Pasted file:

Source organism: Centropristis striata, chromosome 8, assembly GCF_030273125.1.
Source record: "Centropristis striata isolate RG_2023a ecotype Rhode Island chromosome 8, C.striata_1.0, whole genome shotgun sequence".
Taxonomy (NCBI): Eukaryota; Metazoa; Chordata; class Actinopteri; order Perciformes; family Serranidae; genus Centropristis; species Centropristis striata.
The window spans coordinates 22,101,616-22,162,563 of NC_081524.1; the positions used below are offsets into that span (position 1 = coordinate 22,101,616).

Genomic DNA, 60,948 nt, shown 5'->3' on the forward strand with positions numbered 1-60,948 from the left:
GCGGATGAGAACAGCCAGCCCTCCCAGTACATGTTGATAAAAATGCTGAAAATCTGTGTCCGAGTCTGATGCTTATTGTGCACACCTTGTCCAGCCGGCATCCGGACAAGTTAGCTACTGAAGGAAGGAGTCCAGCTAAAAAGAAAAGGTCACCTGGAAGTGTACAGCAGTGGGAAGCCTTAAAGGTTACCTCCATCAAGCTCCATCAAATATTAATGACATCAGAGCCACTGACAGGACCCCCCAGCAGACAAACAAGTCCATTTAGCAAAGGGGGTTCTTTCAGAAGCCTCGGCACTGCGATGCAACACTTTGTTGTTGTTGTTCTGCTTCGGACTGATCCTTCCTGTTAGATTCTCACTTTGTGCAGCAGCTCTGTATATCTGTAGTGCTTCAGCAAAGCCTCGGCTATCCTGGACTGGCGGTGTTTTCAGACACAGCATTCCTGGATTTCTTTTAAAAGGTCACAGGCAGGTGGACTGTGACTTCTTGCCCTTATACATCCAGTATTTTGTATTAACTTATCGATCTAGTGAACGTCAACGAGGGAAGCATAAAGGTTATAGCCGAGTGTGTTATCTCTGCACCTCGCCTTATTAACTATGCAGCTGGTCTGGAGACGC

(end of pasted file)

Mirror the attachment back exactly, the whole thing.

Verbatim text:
Source organism: Centropristis striata, chromosome 8, assembly GCF_030273125.1.
Source record: "Centropristis striata isolate RG_2023a ecotype Rhode Island chromosome 8, C.striata_1.0, whole genome shotgun sequence".
Taxonomy (NCBI): Eukaryota; Metazoa; Chordata; class Actinopteri; order Perciformes; family Serranidae; genus Centropristis; species Centropristis striata.
The window spans coordinates 22,101,616-22,162,563 of NC_081524.1; the positions used below are offsets into that span (position 1 = coordinate 22,101,616).

Genomic DNA, 60,948 nt, shown 5'->3' on the forward strand with positions numbered 1-60,948 from the left:
GCGGATGAGAACAGCCAGCCCTCCCAGTACATGTTGATAAAAATGCTGAAAATCTGTGTCCGAGTCTGATGCTTATTGTGCACACCTTGTCCAGCCGGCATCCGGACAAGTTAGCTACTGAAGGAAGGAGTCCAGCTAAAAAGAAAAGGTCACCTGGAAGTGTACAGCAGTGGGAAGCCTTAAAGGTTACCTCCATCAAGCTCCATCAAATATTAATGACATCAGAGCCACTGACAGGACCCCCCAGCAGACAAACAAGTCCATTTAGCAAAGGGGGTTCTTTCAGAAGCCTCGGCACTGCGATGCAACACTTTGTTGTTGTTGTTCTGCTTCGGACTGATCCTTCCTGTTAGATTCTCACTTTGTGCAGCAGCTCTGTATATCTGTAGTGCTTCAGCAAAGCCTCGGCTATCCTGGACTGGCGGTGTTTTCAGACACAGCATTCCTGGATTTCTTTTAAAAGGTCACAGGCAGGTGGACTGTGACTTCTTGCCCTTATACATCCAGTATTTTGTATTAACTTATCGATCTAGTGAACGTCAACGAGGGAAGCATAAAGGTTATAGCCGAGTGTGTTATCTCTGCACCTCGCCTTATTAACTATGCAGCTGGTCTGGAGACGC